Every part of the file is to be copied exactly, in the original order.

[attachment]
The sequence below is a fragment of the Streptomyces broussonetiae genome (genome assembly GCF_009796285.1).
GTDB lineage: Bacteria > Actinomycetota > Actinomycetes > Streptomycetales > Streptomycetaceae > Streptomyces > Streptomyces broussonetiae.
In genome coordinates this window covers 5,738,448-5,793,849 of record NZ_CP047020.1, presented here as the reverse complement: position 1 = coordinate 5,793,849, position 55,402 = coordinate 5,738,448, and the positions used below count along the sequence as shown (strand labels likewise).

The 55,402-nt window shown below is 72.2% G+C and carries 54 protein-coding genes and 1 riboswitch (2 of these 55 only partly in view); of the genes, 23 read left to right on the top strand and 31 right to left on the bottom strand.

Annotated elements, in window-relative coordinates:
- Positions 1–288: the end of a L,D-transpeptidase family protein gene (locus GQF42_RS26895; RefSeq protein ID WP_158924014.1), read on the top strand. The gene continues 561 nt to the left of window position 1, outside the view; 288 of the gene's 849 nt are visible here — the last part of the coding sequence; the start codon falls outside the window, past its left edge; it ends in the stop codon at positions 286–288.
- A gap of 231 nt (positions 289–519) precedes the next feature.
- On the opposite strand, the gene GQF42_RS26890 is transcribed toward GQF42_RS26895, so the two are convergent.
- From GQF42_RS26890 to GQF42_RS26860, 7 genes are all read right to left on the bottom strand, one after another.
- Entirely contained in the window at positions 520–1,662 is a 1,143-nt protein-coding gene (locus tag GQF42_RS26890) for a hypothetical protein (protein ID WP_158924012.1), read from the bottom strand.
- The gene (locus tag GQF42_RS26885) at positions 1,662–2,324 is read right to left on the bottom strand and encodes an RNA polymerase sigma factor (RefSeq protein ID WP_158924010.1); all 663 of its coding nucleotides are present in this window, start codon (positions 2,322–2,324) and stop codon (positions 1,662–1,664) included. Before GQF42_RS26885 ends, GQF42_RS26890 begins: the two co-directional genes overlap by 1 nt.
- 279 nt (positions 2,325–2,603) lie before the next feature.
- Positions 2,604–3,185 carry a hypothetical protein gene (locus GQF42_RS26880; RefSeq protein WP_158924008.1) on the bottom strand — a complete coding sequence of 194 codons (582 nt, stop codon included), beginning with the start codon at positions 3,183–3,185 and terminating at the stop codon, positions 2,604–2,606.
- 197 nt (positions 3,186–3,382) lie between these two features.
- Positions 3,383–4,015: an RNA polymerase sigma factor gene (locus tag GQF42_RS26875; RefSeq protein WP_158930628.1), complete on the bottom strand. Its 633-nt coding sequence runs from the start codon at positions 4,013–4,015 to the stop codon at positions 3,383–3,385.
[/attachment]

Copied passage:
The sequence below is a fragment of the Streptomyces broussonetiae genome (genome assembly GCF_009796285.1).
GTDB lineage: Bacteria > Actinomycetota > Actinomycetes > Streptomycetales > Streptomycetaceae > Streptomyces > Streptomyces broussonetiae.
In genome coordinates this window covers 5,738,448-5,793,849 of record NZ_CP047020.1, presented here as the reverse complement: position 1 = coordinate 5,793,849, position 55,402 = coordinate 5,738,448, and the positions used below count along the sequence as shown (strand labels likewise).

The 55,402-nt window shown below is 72.2% G+C and carries 54 protein-coding genes and 1 riboswitch (2 of these 55 only partly in view); of the genes, 23 read left to right on the top strand and 31 right to left on the bottom strand.

Annotated elements, in window-relative coordinates:
- Positions 1–288: the end of a L,D-transpeptidase family protein gene (locus GQF42_RS26895; RefSeq protein ID WP_158924014.1), read on the top strand. The gene continues 561 nt to the left of window position 1, outside the view; 288 of the gene's 849 nt are visible here — the last part of the coding sequence; the start codon falls outside the window, past its left edge; it ends in the stop codon at positions 286–288.
- A gap of 231 nt (positions 289–519) precedes the next feature.
- On the opposite strand, the gene GQF42_RS26890 is transcribed toward GQF42_RS26895, so the two are convergent.
- From GQF42_RS26890 to GQF42_RS26860, 7 genes are all read right to left on the bottom strand, one after another.
- Entirely contained in the window at positions 520–1,662 is a 1,143-nt protein-coding gene (locus tag GQF42_RS26890) for a hypothetical protein (protein ID WP_158924012.1), read from the bottom strand.
- The gene (locus tag GQF42_RS26885) at positions 1,662–2,324 is read right to left on the bottom strand and encodes an RNA polymerase sigma factor (RefSeq protein ID WP_158924010.1); all 663 of its coding nucleotides are present in this window, start codon (positions 2,322–2,324) and stop codon (positions 1,662–1,664) included. Before GQF42_RS26885 ends, GQF42_RS26890 begins: the two co-directional genes overlap by 1 nt.
- 279 nt (positions 2,325–2,603) lie before the next feature.
- Positions 2,604–3,185 carry a hypothetical protein gene (locus GQF42_RS26880; RefSeq protein WP_158924008.1) on the bottom strand — a complete coding sequence of 194 codons (582 nt, stop codon included), beginning with the start codon at positions 3,183–3,185 and terminating at the stop codon, positions 2,604–2,606.
- 197 nt (positions 3,186–3,382) lie between these two features.
- Positions 3,383–4,015: an RNA polymerase sigma factor gene (locus tag GQF42_RS26875; RefSeq protein WP_158930628.1), complete on the bottom strand. Its 633-nt coding sequence runs from the start codon at positions 4,013–4,015 to the stop codon at positions 3,383–3,385.